Miller encourages the responders recognition of Abigail as an autocratic power within the play by threatening the weak and vulnerable. This is show at the end of Act 1 with the repetition of "I saw ________ with the devil!" The climax of Abigail's confession creates such intensity within the scene the girls join in. Through Miller's use of dramatic stage structure exposes ____________ between John Proctor and his wife Elizabeth, *Elizabeth pauses, and turns her back on Proctor* this shows her reluctancy to confront Proctor on his affair with Abigail. As Proctor own feelings of disgust overcome him, his confession to the affair with Abigail brings him forward to the court where Danforth's ultimatum, "you are either with the court or you will be courted, there is no in between" conveys the juxtaposing value the town of Salem holds, you conform or become exiled.
 The rhyme scheme of this poem is abbaabbacdcdcd. This Petrarchan sonnet uses the last six lines (sestet) to answer the first eight lines (octave). Summary Wordsworth gives a fatalistic view of the world, past and future. The words "late and soon" in the opening verse describe how the past and future are included in his characterization of mankind. The author knows the potential of humanity's "powers," but fears it is clouded by the mentality of "getting and spending."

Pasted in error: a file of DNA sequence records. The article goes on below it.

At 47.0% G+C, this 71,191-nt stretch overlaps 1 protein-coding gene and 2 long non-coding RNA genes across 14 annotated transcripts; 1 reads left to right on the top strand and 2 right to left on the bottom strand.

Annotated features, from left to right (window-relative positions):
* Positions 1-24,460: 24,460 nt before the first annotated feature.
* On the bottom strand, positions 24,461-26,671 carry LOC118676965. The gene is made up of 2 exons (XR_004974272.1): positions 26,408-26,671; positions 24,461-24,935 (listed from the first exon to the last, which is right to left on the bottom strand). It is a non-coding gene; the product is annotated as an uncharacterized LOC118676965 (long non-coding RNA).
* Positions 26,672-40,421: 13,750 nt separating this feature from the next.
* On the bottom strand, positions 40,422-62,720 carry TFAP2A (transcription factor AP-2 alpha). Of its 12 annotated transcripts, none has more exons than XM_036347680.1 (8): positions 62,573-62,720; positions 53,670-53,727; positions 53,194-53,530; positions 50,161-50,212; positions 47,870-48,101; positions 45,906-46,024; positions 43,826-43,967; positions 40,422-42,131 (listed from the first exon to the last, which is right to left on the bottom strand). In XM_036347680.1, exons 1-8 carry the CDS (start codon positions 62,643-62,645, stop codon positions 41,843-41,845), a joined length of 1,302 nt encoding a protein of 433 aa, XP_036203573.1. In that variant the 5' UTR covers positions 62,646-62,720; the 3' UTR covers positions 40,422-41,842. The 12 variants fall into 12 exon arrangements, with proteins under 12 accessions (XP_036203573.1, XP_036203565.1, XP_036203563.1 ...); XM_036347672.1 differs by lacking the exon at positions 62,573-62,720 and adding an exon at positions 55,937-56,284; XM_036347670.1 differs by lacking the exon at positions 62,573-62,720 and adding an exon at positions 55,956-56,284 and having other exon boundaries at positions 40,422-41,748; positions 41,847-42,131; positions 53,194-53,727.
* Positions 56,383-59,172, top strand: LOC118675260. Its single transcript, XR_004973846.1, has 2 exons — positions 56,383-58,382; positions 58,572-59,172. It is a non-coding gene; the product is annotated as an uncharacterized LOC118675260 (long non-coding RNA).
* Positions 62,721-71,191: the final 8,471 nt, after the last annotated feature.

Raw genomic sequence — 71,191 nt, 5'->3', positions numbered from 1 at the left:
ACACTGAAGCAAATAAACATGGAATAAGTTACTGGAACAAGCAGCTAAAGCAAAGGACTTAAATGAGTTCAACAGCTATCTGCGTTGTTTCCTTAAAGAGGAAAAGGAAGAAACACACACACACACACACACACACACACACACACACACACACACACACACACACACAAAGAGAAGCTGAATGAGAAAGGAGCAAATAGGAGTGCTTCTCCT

Later, in lines three and four, the “dark webs” are the swan’s webbed feet, because their feet are black. Also in line four, Leda’s breast is personified as being helpless as in the entire poem, she is helpless and weak to the bird’s attack Then Yates describes how the swan grabs her neck and presses himself against her. In lines five and six, Yates describes Leda’s fingers as terrified, personifying her fingers as being scared, noting how they are a part of her and how she is also terrified. In line six, Yates uses the phrase “feathered glory” to describe the swan’s genitals, as the swan is supposed to be the Greek God, Zeus and ‘glory’ was used to describe something great or divine like the gods. The structure of the poem consists of the form, rhyme and meter of the entire piece.